Broadsheet on paper, glued to a parchment document, complete, ruled in pencil with 32 lines (16 double rules framing the lines of script, each line widely spaced), written in sixteen long lines in a German gothic script, eighty-seven small pictures, fully colored, large parts of line ten and part of line eleven has flaked away with loss of text and parts of four pictures, some damage to the right-hand side, lines 3-8 (revealing pen flourishes) damaging one picture but leaving script mostly intact, a few stains obscuring text, some minor flaking throughout, framed. Dimensions 607 x 394 mm.
Large broadside on the Passion of Christ, a very rare, and certainly very charming, example of a religious rebus for children copied and decorated by hand. Rebuses on religious topics date back to the seventeenth century in Germany, with the printing of the first Hieroglyphic Bible in 1684. Children were the intended audience for these texts which tried to express serious ideas in an engaging and more memorable fashion by replacing occasional words with small pictures. Most religious broadsides were printed. This hand-made example raises interesting (and still unanswered) questions about its origin: who made it, when, and why?
1. Written in Southern Germany or Austria after 1744, the date of the document used as a backing sheet; stylistically, this seems more likely to be eighteenth century (cf. for example, abb. 110, Schenck, a rebus dating 1728), but given its possible relationship to a lithograph by Renner from 1840 (discussed below), a later date cannot be ruled out entirely.
Now pasted onto a large parchment document, leaving the document’s verso visible, which is largely blank apart from the inscription in a large very flourished script, “Lehr Brief dem Joseph Pischinger <Veirt?> Anno 1744.” (A Lehrbrief was a certificate granted when an apprentice became a journeyman in a guild). There is reversed script showing through to the verso from the front of the document; damage to the righthand side of the upper sheet has revealed a few letters/pen flourishes from the recto of the document. Traces of decoration are also visible on the verso at the top (and also, less clearly at the bottom) which seem to be unrelated to the Lehrbrief (and there is a possibility that there is an under-script, suggesting the document was copied on re-used parchment).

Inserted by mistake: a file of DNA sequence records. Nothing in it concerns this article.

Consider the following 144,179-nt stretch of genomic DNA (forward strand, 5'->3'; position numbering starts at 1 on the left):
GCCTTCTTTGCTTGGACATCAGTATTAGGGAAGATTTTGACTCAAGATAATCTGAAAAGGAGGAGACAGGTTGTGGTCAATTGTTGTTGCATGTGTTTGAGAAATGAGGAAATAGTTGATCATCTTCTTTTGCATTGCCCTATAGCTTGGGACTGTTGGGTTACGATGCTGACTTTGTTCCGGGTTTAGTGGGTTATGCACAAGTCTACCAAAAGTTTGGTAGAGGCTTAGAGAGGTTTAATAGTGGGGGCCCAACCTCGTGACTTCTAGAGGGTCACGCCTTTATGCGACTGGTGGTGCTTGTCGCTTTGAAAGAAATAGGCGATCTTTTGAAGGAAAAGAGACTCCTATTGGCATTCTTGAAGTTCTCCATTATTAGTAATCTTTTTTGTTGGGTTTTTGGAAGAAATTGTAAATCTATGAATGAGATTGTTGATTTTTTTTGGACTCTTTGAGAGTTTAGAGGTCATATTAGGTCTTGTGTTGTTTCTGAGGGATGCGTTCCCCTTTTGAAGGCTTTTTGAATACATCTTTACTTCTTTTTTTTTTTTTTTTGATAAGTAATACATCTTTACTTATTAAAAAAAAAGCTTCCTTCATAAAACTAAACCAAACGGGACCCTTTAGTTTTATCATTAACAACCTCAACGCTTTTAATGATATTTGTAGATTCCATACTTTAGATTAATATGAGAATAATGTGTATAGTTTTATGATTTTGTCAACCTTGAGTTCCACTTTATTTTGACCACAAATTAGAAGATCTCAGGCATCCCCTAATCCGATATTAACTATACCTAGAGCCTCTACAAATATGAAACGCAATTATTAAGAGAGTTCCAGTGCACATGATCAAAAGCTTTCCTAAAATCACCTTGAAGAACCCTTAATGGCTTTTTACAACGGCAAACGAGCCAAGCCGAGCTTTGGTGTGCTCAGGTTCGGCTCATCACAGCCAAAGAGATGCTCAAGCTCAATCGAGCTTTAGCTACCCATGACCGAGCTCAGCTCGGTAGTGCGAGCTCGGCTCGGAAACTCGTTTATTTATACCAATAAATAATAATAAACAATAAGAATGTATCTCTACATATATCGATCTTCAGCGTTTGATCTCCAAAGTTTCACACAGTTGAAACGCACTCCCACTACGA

2. Faint remains of modern notes in pencil on the verso.
Incipit, “[Als] Jesus* an den Garten* [von Gethsemane] und auf den <Oliven>berg* ging daselbst mit Angst und Troner sein Leiden nun anfing schwitzte er Blut* bat<y?> Vater* nicht mein sondern dein Wille geschehe … seienm Tod* die Himmelskrone* erworden, Amen.”
The story of the Passion and Resurrection of Christ told as a rebus, combining words and images; in the incipit and explicit cited here, for example, the words marked with an asterisk are actually small images (their verbal equivalents are helpfully written beneath the images).
The eighty-seven small images (five now damaged and illegible) are charming accompaniments to the text. Some are quite simple, for example the lantern in line two, or the Cross depicted several times; others are more detailed, including images of Mary, of Christ in the tomb, and the skeleton used to signify death.
A close comparison exists in print, a broadside (a broadside is a manuscript or printed text on a single sheet, not intended to be folded into a codex, or rolled into a scroll) lithograph printed in double columns with hand-colored rebus illustrations, Leidengeschichte des Herrn Jesu Christ, published in Nuremberg, c. 1840 by G. N. Renner; there is a copy at the Bridwell library, Southern Methodist University in Dallas (Online Resources). Georg Nikolaus Renner (1803-1854) was an art dealer and publisher in Nuremberg from 1826. His company, G. N. Renner and company, which he operated together with his brother-in-law, Friedrich Schuster, specialized in illustrated items, including board games and religious texts. As the SMU exhibition explains, “Intended for young readers, this rhyming German lithographic broadside narrates the story of Christ’s Passion by means of a rebus, combining printed text and sixty-three hand colored images that stand in for particular words.”